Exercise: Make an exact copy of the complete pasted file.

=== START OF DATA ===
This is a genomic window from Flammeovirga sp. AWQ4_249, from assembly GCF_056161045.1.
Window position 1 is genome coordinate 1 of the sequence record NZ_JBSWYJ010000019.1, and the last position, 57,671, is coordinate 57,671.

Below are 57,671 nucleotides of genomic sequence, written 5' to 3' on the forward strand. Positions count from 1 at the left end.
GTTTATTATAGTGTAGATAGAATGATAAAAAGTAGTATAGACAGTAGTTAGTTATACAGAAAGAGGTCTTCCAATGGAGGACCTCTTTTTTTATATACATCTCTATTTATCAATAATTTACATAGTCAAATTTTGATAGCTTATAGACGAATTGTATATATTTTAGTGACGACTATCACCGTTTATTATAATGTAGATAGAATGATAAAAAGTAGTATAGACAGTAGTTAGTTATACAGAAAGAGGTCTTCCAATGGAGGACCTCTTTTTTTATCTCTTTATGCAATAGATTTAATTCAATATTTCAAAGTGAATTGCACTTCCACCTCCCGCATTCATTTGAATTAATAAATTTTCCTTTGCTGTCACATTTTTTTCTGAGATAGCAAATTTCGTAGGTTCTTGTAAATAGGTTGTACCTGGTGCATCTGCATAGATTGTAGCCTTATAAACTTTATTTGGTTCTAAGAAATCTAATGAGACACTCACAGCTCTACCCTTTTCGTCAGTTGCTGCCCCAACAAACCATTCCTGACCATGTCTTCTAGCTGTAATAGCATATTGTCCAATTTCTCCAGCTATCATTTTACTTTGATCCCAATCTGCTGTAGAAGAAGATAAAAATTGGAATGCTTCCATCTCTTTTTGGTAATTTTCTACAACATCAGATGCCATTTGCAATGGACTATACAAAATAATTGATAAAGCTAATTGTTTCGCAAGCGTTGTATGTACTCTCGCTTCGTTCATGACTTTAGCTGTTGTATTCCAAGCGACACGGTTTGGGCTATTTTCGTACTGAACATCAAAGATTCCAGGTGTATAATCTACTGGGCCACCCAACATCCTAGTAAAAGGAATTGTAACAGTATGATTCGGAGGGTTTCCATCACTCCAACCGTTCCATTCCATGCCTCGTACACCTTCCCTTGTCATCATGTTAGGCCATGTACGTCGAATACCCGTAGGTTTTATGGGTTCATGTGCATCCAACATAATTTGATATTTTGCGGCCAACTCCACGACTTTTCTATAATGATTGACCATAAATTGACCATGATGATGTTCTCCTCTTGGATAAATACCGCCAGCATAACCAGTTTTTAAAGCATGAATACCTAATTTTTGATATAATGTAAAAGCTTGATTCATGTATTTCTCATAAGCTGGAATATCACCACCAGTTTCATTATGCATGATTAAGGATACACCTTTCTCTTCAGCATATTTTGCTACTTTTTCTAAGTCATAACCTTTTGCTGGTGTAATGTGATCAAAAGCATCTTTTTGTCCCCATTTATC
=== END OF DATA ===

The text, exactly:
This is a genomic window from Flammeovirga sp. AWQ4_249, from assembly GCF_056161045.1.
Window position 1 is genome coordinate 1 of the sequence record NZ_JBSWYJ010000019.1, and the last position, 57,671, is coordinate 57,671.

Below are 57,671 nucleotides of genomic sequence, written 5' to 3' on the forward strand. Positions count from 1 at the left end.
GTTTATTATAGTGTAGATAGAATGATAAAAAGTAGTATAGACAGTAGTTAGTTATACAGAAAGAGGTCTTCCAATGGAGGACCTCTTTTTTTATATACATCTCTATTTATCAATAATTTACATAGTCAAATTTTGATAGCTTATAGACGAATTGTATATATTTTAGTGACGACTATCACCGTTTATTATAATGTAGATAGAATGATAAAAAGTAGTATAGACAGTAGTTAGTTATACAGAAAGAGGTCTTCCAATGGAGGACCTCTTTTTTTATCTCTTTATGCAATAGATTTAATTCAATATTTCAAAGTGAATTGCACTTCCACCTCCCGCATTCATTTGAATTAATAAATTTTCCTTTGCTGTCACATTTTTTTCTGAGATAGCAAATTTCGTAGGTTCTTGTAAATAGGTTGTACCTGGTGCATCTGCATAGATTGTAGCCTTATAAACTTTATTTGGTTCTAAGAAATCTAATGAGACACTCACAGCTCTACCCTTTTCGTCAGTTGCTGCCCCAACAAACCATTCCTGACCATGTCTTCTAGCTGTAATAGCATATTGTCCAATTTCTCCAGCTATCATTTTACTTTGATCCCAATCTGCTGTAGAAGAAGATAAAAATTGGAATGCTTCCATCTCTTTTTGGTAATTTTCTACAACATCAGATGCCATTTGCAATGGACTATACAAAATAATTGATAAAGCTAATTGTTTCGCAAGCGTTGTATGTACTCTCGCTTCGTTCATGACTTTAGCTGTTGTATTCCAAGCGACACGGTTTGGGCTATTTTCGTACTGAACATCAAAGATTCCAGGTGTATAATCTACTGGGCCACCCAACATCCTAGTAAAAGGAATTGTAACAGTATGATTCGGAGGGTTTCCATCACTCCAACCGTTCCATTCCATGCCTCGTACACCTTCCCTTGTCATCATGTTAGGCCATGTACGTCGAATACCCGTAGGTTTTATGGGTTCATGTGCATCCAACATAATTTGATATTTTGCGGCCAACTCCACGACTTTTCTATAATGATTGACCATAAATTGACCATGATGATGTTCTCCTCTTGGATAAATACCGCCAGCATAACCAGTTTTTAAAGCATGAATACCTAATTTTTGATATAATGTAAAAGCTTGATTCATGTATTTCTCATAAGCTGGAATATCACCACCAGTTTCATTATGCATGATTAAGGATACACCTTTCTCTTCAGCATATTTTGCTACTTTTTCTAAGTCATAACCTTTTGCTGGTGTAATGTGATCAAAAGCATCTTTTTGTCCCCATTTATC